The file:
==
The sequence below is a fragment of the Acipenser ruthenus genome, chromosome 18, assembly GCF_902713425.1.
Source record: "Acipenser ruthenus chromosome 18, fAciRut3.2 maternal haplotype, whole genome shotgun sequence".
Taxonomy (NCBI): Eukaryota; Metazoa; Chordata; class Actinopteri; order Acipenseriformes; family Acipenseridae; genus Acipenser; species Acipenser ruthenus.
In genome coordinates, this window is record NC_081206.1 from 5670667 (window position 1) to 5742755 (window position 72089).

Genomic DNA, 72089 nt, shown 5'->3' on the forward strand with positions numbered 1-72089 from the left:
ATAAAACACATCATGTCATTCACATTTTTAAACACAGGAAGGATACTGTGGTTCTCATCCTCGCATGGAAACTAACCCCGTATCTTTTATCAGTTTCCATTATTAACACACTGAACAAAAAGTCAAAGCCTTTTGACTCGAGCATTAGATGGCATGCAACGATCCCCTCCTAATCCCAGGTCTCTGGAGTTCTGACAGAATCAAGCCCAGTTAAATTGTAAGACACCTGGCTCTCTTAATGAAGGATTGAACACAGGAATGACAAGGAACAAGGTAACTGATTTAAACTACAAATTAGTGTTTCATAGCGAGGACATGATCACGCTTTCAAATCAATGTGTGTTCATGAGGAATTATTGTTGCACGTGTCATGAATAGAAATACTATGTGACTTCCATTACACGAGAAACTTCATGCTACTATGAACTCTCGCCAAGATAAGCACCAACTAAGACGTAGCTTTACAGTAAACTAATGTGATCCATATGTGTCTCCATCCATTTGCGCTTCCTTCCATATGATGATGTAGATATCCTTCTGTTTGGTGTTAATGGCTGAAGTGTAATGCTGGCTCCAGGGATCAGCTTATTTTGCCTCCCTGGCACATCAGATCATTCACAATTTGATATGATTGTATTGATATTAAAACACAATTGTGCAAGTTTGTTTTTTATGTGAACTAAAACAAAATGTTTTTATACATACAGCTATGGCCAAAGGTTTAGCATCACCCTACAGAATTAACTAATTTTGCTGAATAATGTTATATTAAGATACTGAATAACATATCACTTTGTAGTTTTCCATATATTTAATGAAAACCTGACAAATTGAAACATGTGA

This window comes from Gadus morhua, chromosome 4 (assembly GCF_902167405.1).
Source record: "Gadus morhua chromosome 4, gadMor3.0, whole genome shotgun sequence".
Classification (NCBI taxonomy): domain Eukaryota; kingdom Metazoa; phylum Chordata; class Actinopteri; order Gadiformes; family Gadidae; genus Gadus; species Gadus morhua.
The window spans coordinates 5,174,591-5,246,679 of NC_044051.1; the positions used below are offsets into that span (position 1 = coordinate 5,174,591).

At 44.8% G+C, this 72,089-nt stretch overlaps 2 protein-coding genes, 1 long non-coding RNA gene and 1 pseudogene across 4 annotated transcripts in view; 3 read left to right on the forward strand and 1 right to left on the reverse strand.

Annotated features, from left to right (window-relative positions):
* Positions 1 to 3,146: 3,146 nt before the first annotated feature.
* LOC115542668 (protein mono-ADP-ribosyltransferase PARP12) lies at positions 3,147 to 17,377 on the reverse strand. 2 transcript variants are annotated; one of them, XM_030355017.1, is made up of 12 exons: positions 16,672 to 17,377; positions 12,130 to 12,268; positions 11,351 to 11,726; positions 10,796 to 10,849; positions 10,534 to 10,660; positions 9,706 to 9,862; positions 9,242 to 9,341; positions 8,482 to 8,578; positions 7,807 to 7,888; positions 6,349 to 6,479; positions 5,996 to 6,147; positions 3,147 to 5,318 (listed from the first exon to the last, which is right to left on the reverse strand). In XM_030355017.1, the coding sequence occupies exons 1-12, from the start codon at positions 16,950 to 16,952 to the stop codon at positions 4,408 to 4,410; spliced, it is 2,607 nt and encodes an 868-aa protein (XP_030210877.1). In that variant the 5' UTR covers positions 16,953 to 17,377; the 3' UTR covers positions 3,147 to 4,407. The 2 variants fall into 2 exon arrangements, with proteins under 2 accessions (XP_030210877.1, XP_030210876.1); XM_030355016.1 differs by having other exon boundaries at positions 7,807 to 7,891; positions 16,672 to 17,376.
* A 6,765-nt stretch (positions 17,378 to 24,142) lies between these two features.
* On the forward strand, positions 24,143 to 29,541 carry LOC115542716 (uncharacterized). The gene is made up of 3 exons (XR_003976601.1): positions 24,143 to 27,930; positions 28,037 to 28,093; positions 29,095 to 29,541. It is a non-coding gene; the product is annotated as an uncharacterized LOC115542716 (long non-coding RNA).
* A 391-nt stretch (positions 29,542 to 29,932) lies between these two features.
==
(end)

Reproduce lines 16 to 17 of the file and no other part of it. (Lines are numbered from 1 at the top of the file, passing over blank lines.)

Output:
* On the forward strand, positions 24,143 to 29,541 carry LOC115542716 (uncharacterized). The gene is made up of 3 exons (XR_003976601.1): positions 24,143 to 27,930; positions 28,037 to 28,093; positions 29,095 to 29,541. It is a non-coding gene; the product is annotated as an uncharacterized LOC115542716 (long non-coding RNA).
* A 391-nt stretch (positions 29,542 to 29,932) lies between these two features.